What makes the situation especially egregious is that these deaths could have been prevented
The recent protests all over the city make two things clear: One, that the public has had enough. And two, our bus system needs widespread reform.
The deaths of two students at the hands of wayward bus drivers was the last among a long list of men, women, and children who have lost their lives to the chaotic and uncivilized nature of public transport in Dhaka city -- and it is well past time that this changed.
What makes the situation especially egregious is that these deaths could have been prevented. And it is unacceptable for the government to continue to neglect these problems as the bodies pile up on our streets.
The government has had plans to improve the public transport system for some time, such as the Revised Strategic Transport Plan, which will incorporate metro rails, bus rapid transits, and circular roads, but progress has been slow.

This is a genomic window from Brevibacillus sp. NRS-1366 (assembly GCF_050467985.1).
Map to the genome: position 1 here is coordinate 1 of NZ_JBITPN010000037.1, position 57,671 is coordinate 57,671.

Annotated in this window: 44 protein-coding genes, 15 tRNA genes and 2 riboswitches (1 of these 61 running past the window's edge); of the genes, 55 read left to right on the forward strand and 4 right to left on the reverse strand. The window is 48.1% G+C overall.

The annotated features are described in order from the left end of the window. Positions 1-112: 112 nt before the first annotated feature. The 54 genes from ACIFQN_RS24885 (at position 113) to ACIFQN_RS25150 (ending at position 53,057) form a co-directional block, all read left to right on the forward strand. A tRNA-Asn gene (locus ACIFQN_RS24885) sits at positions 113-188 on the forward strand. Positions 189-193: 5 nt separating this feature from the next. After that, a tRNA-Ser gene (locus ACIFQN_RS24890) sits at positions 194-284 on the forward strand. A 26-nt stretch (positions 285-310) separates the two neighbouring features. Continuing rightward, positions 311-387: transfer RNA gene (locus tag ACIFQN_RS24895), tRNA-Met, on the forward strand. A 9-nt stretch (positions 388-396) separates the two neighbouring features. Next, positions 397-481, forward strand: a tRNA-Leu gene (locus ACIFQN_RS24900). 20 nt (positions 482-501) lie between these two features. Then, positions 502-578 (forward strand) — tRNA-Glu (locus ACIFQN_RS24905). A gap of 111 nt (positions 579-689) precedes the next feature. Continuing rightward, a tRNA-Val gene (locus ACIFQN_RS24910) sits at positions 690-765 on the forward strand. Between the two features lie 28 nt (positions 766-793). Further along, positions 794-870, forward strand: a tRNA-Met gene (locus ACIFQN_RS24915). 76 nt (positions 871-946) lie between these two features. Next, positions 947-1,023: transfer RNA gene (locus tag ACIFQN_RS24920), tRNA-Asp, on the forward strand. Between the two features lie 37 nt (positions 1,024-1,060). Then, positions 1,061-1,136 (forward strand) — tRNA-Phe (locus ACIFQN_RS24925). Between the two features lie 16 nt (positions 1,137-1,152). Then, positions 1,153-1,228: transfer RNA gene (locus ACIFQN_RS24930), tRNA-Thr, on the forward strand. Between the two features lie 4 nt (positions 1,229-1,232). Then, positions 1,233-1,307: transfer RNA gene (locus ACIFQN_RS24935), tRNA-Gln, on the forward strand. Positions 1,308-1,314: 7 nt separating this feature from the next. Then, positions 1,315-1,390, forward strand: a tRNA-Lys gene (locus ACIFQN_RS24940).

More importantly, since our local buses continue to be the primary source of woe for the people of Dhaka, Late Mayor Annisul Huq’s plans to revamp our public transport system in this regard is one the government should get behind.
With more than 150 bus routes being operated by almost 200 companies, Mayor Annisul Huq’s plan to have only six routes run by six separate companies with strict government regulation would have brought about some much-needed discipline to the streets of Dhaka.
Furthermore, he wanted to scrap old and non-functional buses, and bring safer modes of transport for the use of the public.
However, sadly, and with so many of our best plans, these blueprints have languished on the backburner, with little to no implementation.
Unless and until pro-active steps are taken to bring public transport services under control, and laws which ensure safety are implemented -- minimum age for driver’s licenses, buses are in good working conditions, etc -- people will continue to die by the numbers on our roads.